In this work we report the first full genome sequences, analysis of virion proteins and the genome analysis for two large virulent Campylobacter specific phages; CP220 a phage isolated from chickens in 2003 [10, 20] and CPt10 a member of the UK Campylobacter typing scheme phages, isolated from a slaughterhouse environment prior to 1989 [21]. Both display typical genome sizes for group II phages, a morphology typical of the Myoviridae phages [17, 20] and exhibit broad but different host ranges with both phages notably able to lyse Campylobacter jejuni and Campylobacter coli isolates. The genome sequences illuminate a very highly conserved Campylobacter specific phage lineage that has survived the ongoing competition between host and virus.

Results and Discussion

Genome structure

Two virulent Campylobacter phages have been sequenced to reveal double stranded DNA genomes of 177 493 bp (CP220) and 175 720 bp (CPt10), a comparison of the genomes can be found in Table 1. The full annotated genome sequences have been deposited with the EMBL nucleotide sequence database with accession numbers; CP220 [EMBL: FN667788] and CPt10 [EMBL: FN667789]. These phages have a GC content comparable to that found in the host species, 30.5%, 30.3% and 31.1% for C. jejuni NCTC 11168, RM1221 and C. coli RM2228 respectively [22]. Both the CP220 and CPt10 genomes show a distinct strand bias for putative protein coding sequences (CDS), (see Additional file 1 - Table S1) with the majority of the CDSs lying on the 'forward' strand, an observation in accordance with that for many other phages where a similar bias in orientation is observed [23, 24]. In many bacterial species predominant gene orientation is frequently parallel to the direction of replication of the forward strand, thus minimising interference between RNA transcription and DNA replication. However, both phage genomes contain notable exceptions to this strand bias, including two distinct sections of DNA where contiguous runs of CDSs lie on the reverse strand (Figure 1).

Table 1 Comparison of basic parameters for CP220 and CPt10 phage genomes
Figure 1
figure 1

Genome alignments of CP220 and CPt10. Nucleotide alignment of the virulent bacteriophages CP220 (top) and CPt10 (bottom) generated using the Artemis Comparison Tool (ACT). The CDS regions are indicated by bars top and bottom showing the 'forward' and 'reverse' strands. CDS regions are coloured according to the following key: grey - areas of nucleotide identity, white - significantly different CDS regions present in only one of the genomes, solid black - repeat regions (numbered according to the current genome annotation), red - DNA modification proteins, blue - insertion elements, pink - radical SAM proteins. Red bars indicate regions of sequence homology, the diagonal lines link multiple repeat regions in both genomes indicating the conserved nature of these sequences throughout both genomes.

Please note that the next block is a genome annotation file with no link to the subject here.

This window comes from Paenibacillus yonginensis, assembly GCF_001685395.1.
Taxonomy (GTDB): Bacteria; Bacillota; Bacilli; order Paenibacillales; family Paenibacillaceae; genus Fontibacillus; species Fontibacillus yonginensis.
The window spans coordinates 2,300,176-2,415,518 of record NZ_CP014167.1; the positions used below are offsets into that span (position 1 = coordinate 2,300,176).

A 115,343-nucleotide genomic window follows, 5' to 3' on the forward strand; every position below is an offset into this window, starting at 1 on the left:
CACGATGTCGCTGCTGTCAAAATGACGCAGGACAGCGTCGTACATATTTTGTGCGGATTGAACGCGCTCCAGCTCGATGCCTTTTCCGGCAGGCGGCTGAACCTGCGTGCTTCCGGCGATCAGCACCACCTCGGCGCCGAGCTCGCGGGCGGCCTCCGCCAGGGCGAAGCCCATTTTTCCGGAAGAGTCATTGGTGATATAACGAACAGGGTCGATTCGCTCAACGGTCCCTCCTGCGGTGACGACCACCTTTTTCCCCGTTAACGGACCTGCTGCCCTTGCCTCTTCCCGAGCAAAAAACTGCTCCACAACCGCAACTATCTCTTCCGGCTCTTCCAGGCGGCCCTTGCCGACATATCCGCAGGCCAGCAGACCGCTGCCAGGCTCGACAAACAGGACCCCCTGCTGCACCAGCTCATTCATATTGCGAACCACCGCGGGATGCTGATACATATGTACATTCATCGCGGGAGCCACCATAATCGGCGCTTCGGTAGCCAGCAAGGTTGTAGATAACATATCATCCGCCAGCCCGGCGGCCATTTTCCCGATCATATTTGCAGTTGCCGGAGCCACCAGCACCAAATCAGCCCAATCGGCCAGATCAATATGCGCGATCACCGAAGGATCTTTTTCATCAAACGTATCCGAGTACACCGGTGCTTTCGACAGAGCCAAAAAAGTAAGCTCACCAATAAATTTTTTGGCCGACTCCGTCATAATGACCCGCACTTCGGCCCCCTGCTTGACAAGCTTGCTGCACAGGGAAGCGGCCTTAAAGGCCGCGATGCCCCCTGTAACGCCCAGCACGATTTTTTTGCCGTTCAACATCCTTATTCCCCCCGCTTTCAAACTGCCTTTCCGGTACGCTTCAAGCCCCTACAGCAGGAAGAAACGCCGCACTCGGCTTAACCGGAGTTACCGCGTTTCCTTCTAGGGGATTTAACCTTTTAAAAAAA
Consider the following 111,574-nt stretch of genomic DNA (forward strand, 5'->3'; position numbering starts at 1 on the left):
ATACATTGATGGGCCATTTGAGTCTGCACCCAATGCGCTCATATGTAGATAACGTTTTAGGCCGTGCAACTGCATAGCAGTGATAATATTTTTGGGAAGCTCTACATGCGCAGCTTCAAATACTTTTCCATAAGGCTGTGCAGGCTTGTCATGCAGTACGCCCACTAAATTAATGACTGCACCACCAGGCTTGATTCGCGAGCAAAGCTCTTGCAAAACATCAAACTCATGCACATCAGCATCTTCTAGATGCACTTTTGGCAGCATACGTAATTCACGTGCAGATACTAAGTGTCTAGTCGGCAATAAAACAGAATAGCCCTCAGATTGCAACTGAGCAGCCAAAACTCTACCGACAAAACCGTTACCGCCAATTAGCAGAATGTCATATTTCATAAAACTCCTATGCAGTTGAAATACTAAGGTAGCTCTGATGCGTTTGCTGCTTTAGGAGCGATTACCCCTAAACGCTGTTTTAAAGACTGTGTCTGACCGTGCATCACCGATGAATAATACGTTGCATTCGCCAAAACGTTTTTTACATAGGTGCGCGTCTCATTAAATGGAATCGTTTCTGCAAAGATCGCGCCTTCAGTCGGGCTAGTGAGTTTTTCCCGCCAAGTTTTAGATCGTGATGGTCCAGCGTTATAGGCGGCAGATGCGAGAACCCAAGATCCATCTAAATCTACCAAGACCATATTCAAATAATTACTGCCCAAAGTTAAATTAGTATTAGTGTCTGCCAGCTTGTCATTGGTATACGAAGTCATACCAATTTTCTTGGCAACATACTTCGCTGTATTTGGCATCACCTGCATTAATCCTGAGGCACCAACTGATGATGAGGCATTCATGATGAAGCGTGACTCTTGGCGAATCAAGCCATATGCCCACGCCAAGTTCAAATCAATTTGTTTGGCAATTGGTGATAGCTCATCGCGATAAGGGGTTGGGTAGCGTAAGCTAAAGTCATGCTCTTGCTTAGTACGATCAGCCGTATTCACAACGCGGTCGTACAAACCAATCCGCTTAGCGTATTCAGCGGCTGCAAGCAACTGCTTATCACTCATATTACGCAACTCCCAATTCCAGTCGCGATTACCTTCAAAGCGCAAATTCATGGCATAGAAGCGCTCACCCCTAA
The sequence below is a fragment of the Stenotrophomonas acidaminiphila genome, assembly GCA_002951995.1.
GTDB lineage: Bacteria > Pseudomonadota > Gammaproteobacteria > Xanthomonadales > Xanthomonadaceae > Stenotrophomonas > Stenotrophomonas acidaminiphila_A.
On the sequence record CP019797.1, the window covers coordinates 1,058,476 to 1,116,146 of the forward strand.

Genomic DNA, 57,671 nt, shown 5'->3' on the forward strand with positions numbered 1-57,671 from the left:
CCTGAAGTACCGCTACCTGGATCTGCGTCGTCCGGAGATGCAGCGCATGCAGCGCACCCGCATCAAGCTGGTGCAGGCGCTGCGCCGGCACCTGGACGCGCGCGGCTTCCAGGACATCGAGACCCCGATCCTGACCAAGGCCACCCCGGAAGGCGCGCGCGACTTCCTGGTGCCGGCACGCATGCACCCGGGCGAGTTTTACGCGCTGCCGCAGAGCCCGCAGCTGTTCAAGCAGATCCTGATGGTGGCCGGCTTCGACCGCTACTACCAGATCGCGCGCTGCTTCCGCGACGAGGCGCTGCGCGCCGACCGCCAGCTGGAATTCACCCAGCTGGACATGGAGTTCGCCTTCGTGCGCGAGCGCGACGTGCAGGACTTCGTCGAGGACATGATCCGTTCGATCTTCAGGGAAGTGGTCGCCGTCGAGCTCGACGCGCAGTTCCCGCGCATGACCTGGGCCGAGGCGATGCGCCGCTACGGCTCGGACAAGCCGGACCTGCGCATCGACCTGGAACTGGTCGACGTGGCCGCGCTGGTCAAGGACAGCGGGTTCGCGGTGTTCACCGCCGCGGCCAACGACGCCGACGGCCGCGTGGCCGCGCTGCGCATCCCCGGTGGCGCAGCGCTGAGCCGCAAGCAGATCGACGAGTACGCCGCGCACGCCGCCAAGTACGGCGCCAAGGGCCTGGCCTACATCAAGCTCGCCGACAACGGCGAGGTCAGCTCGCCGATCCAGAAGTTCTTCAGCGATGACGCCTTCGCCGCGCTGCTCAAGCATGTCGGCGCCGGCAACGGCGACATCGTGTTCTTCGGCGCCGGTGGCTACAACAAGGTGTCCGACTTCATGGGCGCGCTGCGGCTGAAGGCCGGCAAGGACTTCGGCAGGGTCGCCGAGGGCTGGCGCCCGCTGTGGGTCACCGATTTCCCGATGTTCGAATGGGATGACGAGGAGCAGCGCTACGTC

In most cases the strand alignment of the open reading frames is supported by the apparent change in strand AG content, with a distinct preference for A and G bases in the coding strand. This bias was also reflected in the codon usage [25]. Comparison of the codon usage frequencies from the entire genome sequences of CP220 and CPt10 and from several C. jejuni and C. coli genome sequences reveals that in cases where synonymous codons are available, the phages show a preference for alternative codons to those employed by campylobacters (Additional file 2). There is a small but definite bias towards codons with A or U at the third position, which probably reflects the high A+T content of these phage genomes, although as noted above the phage genomes closely match that of host campylobacters in terms of their overall base composition.

The phages carry tandem tRNA genes with arginine and tyrosine type anticodons. Unusually, the Tyr-tRNA in CP220 shows a single base substitution in a highly conserved tRNA residue but it is not clear how this base change would impact on function. Examination of the phage codon usage shows that the two codons recognized by these tRNAs are represented more frequently in the phage coding regions than in Campylobacter, and thus probably explains the evolutionary pressure for their retention. What is perhaps more surprising is that these phages don't carry more tRNA genes, for example T4 encodes eight tRNAs [26], as there are a number of other codons that are represented more frequently in phage CDSs than in Campylobacter. The codon preferences observed could be an evolutionary relic, considering the wide range of organisms that appear to have contributed to the phage genomes, or it may be a strategy to fully utilize the available tRNA pools in Campylobacter to maintain key host functions whilst translating phage proteins necessary for replication and reproduction.